The Lots-of-Time Machine | Paulette Bogan


Coming July 2nd, 2024 from Two Lions; 38 pages

About the Author: “Paulette Bogan is an author and illustrator of many beloved children’s books. She wrote and illustrated Virgil & Owen, a recipient of a Mom’s Choice Award Gold Medal for Picture Books, and its sequel, Virgil & Owen Stick Together, as well as Goodnight Lulu, Lulu the Big Little Chick, Bossy Flossy, and more. She is the illustrator of the picture books Chicks and Salsa and Buffalo Wings, both written by Aaron Reynolds, and The Unsinkable Gus Davis, written by Laurie Trumble Davis. She lives in New York City with her family” (Bio from

Find Paulette Bogan on the following platforms:

“Welcome to my LOTS-OF-TIME MACHINE! It costs ten minutes to enter. Step right in.”

As Fifi the raccoon knows, playing by yourself is not as fun as playing with other people. Unfortunately for her, Momma, Daddy, and Peapaw are very busy at the moment. They express their love, but they tell her they do not have time to play. Then, Fifi’s dog, Felix, inspires an idea: the Lots-of-Time Machine. After sneakily stealing some objects from right under her family’s noses, Fifi and Felix assemble the machine. Fifi sends Felix to gather the family, and she explains how the machine works: You step inside the contraption, thereby dedicating ten minutes of time to having fun within. This presents the raccoon family with an inviting opportunity for bonding. Alas, the machine might not be as stable as Fifi had thought. Does this mean the end of family time?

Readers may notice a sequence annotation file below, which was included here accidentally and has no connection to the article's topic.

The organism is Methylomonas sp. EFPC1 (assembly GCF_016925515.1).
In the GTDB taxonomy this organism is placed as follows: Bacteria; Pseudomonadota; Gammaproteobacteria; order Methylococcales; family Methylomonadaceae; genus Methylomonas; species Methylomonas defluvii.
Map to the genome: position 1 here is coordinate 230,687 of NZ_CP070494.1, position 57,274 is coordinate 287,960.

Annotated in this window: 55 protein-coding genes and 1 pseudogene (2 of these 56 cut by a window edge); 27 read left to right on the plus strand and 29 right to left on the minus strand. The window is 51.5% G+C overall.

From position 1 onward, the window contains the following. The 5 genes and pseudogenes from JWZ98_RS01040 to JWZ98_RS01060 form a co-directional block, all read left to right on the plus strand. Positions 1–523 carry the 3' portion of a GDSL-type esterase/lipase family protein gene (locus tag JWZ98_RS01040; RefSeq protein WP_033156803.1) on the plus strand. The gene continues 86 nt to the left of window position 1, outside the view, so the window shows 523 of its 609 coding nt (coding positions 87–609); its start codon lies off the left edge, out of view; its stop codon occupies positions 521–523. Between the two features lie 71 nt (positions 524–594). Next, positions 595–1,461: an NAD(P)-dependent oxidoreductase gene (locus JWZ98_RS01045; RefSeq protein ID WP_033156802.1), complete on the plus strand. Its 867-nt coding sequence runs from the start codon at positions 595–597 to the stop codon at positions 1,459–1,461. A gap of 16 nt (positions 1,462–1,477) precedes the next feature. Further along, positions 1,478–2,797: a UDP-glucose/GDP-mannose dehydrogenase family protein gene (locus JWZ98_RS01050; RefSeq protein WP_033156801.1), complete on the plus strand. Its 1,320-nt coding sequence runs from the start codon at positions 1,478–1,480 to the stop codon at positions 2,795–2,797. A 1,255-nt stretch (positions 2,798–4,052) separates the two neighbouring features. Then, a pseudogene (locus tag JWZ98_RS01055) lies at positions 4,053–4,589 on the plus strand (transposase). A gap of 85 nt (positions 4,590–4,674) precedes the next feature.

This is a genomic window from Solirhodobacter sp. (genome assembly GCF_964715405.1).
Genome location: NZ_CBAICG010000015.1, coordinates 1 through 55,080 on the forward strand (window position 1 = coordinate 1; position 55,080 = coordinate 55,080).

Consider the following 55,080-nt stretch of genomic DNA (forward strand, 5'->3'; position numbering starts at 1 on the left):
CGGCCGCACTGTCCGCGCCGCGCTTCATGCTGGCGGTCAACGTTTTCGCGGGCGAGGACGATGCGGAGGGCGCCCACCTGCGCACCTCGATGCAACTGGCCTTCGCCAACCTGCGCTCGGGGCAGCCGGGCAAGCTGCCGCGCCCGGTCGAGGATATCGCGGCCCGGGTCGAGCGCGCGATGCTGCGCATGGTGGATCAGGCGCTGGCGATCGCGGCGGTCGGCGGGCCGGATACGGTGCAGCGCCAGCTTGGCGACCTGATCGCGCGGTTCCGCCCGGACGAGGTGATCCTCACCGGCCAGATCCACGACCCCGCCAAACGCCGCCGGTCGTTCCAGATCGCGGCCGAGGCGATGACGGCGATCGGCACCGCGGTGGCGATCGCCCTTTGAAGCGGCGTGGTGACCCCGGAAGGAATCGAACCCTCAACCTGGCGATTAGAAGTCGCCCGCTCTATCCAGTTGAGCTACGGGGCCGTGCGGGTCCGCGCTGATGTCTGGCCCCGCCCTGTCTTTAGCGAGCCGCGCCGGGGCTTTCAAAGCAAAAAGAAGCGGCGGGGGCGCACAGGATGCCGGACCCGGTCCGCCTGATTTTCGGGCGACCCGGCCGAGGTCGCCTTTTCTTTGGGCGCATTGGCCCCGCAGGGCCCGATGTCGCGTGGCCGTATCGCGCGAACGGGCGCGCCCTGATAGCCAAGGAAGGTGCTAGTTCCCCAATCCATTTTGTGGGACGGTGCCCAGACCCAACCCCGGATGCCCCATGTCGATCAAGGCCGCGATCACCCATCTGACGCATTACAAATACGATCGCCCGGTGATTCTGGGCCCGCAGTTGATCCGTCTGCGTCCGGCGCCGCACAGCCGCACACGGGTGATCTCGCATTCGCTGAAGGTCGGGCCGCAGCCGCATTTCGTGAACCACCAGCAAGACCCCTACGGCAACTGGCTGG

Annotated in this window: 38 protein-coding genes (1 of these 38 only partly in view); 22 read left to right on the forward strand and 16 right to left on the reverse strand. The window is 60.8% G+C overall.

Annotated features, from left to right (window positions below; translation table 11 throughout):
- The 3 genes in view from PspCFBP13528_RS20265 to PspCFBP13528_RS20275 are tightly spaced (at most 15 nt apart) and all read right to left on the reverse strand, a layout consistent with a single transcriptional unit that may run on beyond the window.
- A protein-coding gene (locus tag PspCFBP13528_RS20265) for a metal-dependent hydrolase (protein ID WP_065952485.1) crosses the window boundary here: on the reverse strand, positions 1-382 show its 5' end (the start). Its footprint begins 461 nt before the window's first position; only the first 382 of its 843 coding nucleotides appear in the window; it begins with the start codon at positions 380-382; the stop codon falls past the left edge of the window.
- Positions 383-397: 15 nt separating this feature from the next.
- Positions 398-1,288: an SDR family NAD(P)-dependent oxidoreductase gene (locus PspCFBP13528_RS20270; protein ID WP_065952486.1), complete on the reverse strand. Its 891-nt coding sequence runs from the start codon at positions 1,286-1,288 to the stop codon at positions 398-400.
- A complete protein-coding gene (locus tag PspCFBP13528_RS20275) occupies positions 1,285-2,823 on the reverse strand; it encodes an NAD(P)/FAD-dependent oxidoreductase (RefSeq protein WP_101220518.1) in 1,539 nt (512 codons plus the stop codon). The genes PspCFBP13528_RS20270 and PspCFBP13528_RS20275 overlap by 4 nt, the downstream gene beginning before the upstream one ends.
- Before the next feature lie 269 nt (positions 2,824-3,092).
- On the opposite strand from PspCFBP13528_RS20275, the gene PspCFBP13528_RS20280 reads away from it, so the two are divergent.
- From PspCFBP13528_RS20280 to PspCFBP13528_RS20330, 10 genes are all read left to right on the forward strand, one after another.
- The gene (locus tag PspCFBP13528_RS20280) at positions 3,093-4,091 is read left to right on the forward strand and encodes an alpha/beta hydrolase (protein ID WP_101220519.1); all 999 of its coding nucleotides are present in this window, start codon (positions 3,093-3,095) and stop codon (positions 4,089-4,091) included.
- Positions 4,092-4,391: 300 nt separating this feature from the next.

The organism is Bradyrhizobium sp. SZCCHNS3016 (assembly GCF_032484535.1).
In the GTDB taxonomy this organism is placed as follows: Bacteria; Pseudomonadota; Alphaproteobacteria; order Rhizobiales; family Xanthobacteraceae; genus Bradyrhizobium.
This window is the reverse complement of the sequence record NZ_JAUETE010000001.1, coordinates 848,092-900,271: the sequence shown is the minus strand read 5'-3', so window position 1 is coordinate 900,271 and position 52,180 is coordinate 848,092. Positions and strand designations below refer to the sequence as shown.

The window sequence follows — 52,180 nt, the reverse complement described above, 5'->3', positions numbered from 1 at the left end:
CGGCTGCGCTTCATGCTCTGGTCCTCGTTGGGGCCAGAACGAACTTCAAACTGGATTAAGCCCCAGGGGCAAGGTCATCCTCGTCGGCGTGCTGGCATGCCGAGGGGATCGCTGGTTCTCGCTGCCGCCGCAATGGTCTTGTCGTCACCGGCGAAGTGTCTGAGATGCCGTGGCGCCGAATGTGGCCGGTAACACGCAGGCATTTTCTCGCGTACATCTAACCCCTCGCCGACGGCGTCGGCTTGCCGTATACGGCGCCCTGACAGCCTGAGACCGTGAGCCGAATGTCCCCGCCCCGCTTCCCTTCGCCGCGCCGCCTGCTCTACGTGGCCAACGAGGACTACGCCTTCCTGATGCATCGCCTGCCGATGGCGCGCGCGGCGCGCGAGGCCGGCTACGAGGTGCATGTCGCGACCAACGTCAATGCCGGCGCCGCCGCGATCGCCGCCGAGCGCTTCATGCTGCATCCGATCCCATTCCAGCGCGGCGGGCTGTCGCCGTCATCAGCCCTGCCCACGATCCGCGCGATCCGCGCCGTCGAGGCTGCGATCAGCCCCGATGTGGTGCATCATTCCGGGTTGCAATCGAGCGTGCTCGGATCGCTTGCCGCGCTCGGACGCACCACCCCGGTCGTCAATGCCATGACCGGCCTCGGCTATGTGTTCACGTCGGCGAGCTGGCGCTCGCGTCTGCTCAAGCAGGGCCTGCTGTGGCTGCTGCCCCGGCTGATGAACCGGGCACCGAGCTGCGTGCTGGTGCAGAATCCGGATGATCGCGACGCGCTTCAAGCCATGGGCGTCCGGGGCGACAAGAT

The Lots-of-Time Machine sounds like it would be some sort of futuristic machine built by Phineas and Ferb to slow down time. The one Fifi builds is more imaginative, powered with the magic of a child’s imagination. In building her elaborate fort using a creative combination of house materials, Fifi finds a way to play by herself (and with Felix, who is there to play with the whole time) while her family is busy. I would have liked for this to have been emphasized in The Lots-of-Time Machine. Family time is an absolutely essential thing to set aside time for, but every family also has to find a balance between work and play. Because Fifi’s family rejects her other activity ideas, the story also subtly suggests that adults do not want to spend time with their kids because their kids have not done anything interesting enough to garner their attention. It held more of a meaningful message for parents than for kids, encouraging adults to take at least ten minutes out of their day to play with their children. While the illustrations are clearly done by a very capable artist, they did not stand out to me as particularly noteworthy, especially in comparison to Bogan’s charming work in Owen & Virgil.

The Lots-of-Time Machine releases on July 2nd, 2024.

Pine Reads Review would like to thank NetGalley and Two Lions for sending us an ARC in exchange for an honest review. Any quotes are taken from an advanced copy and may be subject to change before final publication.

Abby Ballas, Pine Reads Review Writer & Editor